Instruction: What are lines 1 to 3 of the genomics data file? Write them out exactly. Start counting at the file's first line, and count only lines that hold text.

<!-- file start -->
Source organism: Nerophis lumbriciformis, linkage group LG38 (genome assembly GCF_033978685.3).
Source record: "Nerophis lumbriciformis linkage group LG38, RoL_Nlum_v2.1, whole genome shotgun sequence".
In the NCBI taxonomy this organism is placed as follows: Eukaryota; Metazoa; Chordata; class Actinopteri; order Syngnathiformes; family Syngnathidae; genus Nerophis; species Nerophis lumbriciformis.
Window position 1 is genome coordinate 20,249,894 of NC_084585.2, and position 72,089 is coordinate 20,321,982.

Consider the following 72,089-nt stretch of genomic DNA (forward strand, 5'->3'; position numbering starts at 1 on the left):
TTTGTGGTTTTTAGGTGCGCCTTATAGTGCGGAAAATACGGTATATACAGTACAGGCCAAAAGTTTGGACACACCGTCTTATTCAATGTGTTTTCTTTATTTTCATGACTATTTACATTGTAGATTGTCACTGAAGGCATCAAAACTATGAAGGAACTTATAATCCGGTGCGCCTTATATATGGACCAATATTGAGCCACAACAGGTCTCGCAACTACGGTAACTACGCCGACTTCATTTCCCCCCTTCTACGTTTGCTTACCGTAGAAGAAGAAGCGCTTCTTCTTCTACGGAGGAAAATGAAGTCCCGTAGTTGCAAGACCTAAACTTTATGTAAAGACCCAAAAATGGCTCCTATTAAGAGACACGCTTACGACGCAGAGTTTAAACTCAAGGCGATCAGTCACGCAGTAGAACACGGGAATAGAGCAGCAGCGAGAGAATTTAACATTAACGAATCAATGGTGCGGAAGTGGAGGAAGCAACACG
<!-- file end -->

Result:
Source organism: Nerophis lumbriciformis, linkage group LG38 (genome assembly GCF_033978685.3).
Source record: "Nerophis lumbriciformis linkage group LG38, RoL_Nlum_v2.1, whole genome shotgun sequence".
In the NCBI taxonomy this organism is placed as follows: Eukaryota; Metazoa; Chordata; class Actinopteri; order Syngnathiformes; family Syngnathidae; genus Nerophis; species Nerophis lumbriciformis.